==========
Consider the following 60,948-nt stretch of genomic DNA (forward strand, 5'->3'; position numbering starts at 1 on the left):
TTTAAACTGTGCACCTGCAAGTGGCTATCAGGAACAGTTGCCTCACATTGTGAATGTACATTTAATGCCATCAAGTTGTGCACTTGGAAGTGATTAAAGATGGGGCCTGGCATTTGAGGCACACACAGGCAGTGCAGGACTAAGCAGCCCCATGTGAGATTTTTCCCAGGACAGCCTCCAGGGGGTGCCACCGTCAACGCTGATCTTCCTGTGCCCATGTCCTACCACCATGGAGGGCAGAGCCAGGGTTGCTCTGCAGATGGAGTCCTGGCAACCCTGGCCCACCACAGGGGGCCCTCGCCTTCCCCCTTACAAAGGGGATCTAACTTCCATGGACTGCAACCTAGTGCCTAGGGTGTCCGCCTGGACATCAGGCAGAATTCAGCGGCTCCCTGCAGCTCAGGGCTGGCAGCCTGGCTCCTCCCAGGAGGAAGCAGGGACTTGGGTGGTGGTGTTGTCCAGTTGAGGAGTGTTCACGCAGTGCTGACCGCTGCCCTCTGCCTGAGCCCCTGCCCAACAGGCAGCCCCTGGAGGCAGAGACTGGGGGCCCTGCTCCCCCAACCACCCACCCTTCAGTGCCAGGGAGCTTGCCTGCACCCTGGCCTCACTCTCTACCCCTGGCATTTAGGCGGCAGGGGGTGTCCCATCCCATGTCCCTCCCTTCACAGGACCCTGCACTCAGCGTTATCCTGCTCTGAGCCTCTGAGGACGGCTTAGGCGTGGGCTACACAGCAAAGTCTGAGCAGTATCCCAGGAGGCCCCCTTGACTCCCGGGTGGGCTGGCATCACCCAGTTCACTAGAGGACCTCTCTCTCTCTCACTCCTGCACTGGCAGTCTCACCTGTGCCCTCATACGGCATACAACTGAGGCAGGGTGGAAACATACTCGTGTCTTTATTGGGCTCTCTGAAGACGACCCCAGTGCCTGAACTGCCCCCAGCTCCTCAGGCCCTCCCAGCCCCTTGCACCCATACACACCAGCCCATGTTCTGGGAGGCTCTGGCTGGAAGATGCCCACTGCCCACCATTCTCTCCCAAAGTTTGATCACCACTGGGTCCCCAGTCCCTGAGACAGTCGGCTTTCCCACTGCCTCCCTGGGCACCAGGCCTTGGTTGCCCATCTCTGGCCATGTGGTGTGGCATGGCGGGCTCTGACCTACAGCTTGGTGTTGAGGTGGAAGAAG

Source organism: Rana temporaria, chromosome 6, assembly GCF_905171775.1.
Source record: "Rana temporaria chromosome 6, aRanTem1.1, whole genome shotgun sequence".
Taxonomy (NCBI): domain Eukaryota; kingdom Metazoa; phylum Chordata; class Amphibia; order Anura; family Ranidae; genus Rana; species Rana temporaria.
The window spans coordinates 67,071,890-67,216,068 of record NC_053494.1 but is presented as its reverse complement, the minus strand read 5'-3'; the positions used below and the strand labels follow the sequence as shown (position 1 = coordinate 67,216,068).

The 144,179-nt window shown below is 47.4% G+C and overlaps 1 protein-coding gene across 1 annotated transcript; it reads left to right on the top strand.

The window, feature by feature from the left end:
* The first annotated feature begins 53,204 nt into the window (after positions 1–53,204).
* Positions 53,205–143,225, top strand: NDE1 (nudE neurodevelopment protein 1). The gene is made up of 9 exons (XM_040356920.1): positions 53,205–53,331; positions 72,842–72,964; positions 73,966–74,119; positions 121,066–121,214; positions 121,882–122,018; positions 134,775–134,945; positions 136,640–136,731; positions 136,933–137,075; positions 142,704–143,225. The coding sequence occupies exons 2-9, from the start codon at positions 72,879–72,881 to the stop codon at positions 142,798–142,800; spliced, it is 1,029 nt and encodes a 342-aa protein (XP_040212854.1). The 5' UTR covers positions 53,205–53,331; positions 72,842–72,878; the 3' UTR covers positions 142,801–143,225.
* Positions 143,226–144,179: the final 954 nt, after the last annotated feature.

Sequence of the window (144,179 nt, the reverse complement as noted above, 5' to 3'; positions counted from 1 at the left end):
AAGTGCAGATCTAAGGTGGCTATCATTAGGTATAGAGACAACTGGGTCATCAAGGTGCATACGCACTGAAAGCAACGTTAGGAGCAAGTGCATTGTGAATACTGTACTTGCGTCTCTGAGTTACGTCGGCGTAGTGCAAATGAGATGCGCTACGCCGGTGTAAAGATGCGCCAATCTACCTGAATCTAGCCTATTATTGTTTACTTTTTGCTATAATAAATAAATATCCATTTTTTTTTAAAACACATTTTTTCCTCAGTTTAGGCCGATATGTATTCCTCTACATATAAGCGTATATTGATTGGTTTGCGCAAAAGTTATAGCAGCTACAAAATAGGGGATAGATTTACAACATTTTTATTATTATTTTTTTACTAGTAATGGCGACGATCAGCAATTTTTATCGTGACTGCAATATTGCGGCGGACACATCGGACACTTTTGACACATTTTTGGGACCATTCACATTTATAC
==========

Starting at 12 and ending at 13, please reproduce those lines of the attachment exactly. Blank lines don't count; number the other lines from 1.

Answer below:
Sequence of the window (144,179 nt, the reverse complement as noted above, 5' to 3'; positions counted from 1 at the left end):
AAGTGCAGATCTAAGGTGGCTATCATTAGGTATAGAGACAACTGGGTCATCAAGGTGCATACGCACTGAAAGCAACGTTAGGAGCAAGTGCATTGTGAATACTGTACTTGCGTCTCTGAGTTACGTCGGCGTAGTGCAAATGAGATGCGCTACGCCGGTGTAAAGATGCGCCAATCTACCTGAATCTAGCCTATTATTGTTTACTTTTTGCTATAATAAATAAATATCCATTTTTTTTTAAAACACATTTTTTCCTCAGTTTAGGCCGATATGTATTCCTCTACATATAAGCGTATATTGATTGGTTTGCGCAAAAGTTATAGCAGCTACAAAATAGGGGATAGATTTACAACATTTTTATTATTATTTTTTTACTAGTAATGGCGACGATCAGCAATTTTTATCGTGACTGCAATATTGCGGCGGACACATCGGACACTTTTGACACATTTTTGGGACCATTCACATTTATAC